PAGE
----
cruel
slipped into his mind.

“Has no one told you how precious you are?” he asked softly.

Her head wobbled, and she rubbed her face with the back of her hand. “My mother,” she muttered. “But she’s been gone a long time.”

“Does that erase what she told you?”

Again, Abby’s head quivered.

“You are unique in the world,” he told her firmly. “You were born for good reason, and that reason is not to serve as the victim of someone else’s shortcomings.” Shaking his head, he wiped away the tears that had begun to slide down her cheeks. “You’re strong,” he said. “I’ve seen you be strong. Yet with him you’re weak and cowering. You should not be. You should not surrender to him.”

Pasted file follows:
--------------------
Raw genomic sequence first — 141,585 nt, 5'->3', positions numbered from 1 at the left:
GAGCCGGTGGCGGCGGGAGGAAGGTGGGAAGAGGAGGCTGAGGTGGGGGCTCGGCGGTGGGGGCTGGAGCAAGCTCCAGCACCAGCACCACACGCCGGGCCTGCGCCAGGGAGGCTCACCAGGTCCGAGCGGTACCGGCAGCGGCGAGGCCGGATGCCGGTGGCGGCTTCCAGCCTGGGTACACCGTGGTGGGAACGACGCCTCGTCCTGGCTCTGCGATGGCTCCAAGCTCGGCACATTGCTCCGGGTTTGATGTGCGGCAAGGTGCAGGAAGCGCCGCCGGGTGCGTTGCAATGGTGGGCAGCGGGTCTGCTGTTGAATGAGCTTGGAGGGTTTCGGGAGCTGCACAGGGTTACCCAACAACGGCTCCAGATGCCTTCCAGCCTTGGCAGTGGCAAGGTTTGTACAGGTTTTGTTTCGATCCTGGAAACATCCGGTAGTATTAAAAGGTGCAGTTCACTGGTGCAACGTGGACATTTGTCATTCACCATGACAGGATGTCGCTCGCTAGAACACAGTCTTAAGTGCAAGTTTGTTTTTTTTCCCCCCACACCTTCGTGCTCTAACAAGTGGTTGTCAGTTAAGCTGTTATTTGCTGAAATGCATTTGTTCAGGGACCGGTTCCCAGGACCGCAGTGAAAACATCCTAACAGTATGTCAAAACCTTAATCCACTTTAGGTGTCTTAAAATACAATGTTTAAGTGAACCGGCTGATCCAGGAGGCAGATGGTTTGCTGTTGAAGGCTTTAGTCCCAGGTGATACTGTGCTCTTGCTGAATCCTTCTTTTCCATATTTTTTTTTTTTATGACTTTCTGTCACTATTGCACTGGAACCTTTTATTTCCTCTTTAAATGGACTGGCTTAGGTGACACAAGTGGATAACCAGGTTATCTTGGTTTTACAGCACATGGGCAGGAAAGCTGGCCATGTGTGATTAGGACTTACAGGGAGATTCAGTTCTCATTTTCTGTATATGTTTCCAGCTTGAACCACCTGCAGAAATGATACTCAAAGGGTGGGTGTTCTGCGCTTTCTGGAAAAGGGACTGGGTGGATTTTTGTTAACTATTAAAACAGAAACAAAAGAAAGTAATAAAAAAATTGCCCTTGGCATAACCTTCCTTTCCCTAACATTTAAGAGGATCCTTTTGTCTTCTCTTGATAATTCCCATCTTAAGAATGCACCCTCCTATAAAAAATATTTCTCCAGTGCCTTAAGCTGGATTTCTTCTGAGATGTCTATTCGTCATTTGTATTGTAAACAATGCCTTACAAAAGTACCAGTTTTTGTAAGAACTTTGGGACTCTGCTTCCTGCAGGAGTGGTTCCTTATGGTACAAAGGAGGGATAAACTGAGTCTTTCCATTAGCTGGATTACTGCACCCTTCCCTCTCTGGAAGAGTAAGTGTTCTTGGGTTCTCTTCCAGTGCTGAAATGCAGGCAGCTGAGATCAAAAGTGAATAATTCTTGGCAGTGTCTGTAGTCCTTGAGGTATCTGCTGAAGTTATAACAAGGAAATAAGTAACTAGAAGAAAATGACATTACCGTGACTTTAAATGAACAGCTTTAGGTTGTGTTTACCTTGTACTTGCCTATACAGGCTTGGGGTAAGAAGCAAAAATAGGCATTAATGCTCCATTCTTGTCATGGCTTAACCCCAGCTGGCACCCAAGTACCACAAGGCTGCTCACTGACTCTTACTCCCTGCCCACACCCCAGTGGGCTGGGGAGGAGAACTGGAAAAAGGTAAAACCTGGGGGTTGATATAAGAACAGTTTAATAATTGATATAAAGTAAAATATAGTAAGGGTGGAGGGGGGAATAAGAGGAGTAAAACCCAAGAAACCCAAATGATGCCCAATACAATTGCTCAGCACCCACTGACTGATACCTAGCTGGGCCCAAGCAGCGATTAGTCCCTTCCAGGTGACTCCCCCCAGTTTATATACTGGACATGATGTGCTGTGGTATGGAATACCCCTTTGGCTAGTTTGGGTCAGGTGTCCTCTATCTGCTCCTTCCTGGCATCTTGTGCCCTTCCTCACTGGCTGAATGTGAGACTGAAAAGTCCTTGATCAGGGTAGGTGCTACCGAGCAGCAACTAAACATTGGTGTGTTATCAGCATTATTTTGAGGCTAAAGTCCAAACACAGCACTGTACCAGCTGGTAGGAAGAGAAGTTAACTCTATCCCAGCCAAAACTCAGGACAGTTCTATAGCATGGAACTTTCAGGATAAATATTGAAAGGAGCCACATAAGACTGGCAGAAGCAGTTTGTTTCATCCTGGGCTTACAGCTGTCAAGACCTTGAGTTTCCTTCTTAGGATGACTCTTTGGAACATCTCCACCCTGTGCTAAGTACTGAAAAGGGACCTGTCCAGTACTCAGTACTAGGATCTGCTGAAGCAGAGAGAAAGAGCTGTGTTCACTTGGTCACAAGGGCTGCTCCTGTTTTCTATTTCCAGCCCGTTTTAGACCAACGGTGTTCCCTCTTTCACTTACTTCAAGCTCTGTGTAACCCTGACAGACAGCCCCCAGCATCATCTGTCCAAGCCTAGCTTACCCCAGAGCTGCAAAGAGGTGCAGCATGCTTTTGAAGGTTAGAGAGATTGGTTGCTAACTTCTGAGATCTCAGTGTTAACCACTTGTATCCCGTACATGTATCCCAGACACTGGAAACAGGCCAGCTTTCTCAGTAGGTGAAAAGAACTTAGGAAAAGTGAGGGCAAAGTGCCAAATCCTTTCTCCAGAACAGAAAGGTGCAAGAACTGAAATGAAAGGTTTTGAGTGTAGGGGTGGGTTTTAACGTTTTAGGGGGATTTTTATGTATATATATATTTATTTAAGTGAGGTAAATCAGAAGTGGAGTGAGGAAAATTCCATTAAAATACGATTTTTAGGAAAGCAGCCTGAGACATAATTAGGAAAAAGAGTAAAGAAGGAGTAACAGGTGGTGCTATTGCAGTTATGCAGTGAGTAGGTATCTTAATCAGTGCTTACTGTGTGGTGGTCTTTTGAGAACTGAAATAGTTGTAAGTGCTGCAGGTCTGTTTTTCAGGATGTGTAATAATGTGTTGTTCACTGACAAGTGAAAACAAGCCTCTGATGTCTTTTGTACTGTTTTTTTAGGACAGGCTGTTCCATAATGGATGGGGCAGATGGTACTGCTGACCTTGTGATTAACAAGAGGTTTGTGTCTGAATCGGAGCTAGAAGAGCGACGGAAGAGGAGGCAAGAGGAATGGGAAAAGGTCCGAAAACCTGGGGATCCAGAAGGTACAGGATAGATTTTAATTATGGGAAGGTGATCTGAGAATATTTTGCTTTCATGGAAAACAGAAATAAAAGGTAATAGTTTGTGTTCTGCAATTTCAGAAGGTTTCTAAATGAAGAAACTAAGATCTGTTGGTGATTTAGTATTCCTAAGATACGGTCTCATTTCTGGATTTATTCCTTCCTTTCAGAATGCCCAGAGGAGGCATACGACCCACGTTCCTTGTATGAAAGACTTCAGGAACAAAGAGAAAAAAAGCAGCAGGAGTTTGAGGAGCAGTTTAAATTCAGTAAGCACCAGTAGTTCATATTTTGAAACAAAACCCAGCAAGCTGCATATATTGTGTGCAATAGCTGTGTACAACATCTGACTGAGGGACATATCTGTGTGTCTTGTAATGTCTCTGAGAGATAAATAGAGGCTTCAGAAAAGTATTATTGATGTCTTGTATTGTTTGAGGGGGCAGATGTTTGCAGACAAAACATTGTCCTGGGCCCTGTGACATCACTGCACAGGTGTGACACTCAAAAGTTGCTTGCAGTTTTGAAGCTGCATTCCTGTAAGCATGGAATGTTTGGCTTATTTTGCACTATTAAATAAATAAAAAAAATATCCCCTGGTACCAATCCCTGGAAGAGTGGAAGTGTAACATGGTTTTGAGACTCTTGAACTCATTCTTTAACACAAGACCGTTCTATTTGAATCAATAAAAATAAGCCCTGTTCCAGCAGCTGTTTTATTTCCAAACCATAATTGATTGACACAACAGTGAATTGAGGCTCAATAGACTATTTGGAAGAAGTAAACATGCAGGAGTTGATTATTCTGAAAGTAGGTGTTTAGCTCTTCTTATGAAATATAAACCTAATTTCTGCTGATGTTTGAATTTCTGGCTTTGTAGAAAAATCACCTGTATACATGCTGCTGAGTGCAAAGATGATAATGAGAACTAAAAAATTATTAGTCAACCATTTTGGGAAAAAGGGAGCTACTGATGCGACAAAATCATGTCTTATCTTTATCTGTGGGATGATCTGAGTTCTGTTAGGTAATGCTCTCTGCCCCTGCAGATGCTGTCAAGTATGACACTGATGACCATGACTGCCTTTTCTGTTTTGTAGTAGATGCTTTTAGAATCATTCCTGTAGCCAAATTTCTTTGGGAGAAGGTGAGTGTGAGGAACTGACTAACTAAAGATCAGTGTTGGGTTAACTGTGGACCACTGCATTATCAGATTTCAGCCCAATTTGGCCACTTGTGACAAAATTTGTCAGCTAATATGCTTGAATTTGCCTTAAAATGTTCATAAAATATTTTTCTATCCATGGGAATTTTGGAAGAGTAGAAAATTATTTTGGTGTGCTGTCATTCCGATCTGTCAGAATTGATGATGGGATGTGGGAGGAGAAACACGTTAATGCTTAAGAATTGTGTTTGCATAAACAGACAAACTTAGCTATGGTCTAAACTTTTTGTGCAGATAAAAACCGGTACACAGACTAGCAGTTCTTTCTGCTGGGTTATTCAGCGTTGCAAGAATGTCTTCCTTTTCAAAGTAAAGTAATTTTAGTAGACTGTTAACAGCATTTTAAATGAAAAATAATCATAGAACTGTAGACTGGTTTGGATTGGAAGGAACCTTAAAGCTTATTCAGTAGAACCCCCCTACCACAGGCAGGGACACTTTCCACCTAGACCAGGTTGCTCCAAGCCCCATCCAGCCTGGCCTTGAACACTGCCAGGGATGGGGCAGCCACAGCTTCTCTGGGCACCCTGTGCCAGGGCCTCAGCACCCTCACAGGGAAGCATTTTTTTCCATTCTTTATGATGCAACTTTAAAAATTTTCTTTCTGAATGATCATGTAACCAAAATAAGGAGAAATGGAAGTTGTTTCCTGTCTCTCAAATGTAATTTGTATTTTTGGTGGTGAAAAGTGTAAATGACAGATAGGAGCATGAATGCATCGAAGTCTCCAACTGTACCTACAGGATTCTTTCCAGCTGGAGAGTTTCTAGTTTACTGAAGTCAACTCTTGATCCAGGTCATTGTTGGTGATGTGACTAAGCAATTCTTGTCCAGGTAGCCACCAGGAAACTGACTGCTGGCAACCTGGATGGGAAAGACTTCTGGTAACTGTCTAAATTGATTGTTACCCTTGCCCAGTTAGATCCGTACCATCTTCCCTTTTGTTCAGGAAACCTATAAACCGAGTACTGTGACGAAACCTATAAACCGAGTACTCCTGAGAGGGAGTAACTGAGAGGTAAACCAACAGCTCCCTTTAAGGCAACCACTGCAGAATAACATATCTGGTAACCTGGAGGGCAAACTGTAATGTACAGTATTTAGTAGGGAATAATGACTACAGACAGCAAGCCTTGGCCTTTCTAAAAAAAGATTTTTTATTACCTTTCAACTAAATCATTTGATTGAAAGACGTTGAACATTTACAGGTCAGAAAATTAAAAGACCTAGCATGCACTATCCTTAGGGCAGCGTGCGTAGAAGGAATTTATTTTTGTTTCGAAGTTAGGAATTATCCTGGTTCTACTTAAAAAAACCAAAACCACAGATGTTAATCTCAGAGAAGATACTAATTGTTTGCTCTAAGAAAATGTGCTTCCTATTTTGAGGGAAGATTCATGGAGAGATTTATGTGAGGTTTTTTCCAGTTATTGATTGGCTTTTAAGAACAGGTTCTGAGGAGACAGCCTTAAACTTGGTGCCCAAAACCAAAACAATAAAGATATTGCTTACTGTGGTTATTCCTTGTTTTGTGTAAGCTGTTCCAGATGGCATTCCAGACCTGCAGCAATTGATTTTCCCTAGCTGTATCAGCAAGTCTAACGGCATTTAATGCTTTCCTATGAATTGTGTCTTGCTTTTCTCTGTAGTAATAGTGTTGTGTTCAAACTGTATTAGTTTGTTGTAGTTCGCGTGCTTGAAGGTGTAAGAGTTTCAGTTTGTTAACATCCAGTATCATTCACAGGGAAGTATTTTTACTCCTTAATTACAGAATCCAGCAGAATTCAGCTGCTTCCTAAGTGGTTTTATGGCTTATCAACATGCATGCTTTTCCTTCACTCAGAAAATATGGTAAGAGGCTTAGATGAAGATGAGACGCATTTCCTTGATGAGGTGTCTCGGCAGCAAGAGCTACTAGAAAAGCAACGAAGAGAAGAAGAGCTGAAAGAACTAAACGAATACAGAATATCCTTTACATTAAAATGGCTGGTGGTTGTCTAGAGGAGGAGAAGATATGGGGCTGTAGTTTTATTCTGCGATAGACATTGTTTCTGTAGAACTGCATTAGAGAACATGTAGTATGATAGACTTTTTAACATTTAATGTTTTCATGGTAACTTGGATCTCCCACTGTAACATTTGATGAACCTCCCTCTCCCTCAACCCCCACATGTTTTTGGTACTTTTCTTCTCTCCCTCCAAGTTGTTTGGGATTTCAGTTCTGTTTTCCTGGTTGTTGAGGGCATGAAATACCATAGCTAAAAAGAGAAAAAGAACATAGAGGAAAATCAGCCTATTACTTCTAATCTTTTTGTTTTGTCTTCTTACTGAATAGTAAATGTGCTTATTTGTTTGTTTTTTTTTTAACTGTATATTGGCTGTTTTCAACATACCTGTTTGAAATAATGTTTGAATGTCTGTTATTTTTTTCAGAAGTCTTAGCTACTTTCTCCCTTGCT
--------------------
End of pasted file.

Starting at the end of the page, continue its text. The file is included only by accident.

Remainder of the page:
For a moment she didn’t answer him. Then she said in a small voice, “I just ran off on him. This whole time, I haven’t cared about what he was thinking, or doing. That’s not right. And he… he came looking for me.”

“If he was cruel to you, you owe him nothing.”

Never in his life had he seen a wolf treat his mate the way Lane had treated Abby, with such disdain, such disregard for her feelings. He’d thought all along that the man might show up at some point looking for her; persistence was certainly something every wolf was familiar with. But he hadn’t for a moment anticipated that Lane would show up here only to belittle and shame her.

“I need to make certain he’s gone,” he said. “It will only take a few minutes.”

He thought she might protest again, but all she did was nod.

Even in human form, he could move more quickly than Lane would under normal circumstances, but Lane was enraged, driven by adrenaline. Aaron reached the woods near the dock just as Lane was stepping out onto the fragile old structure.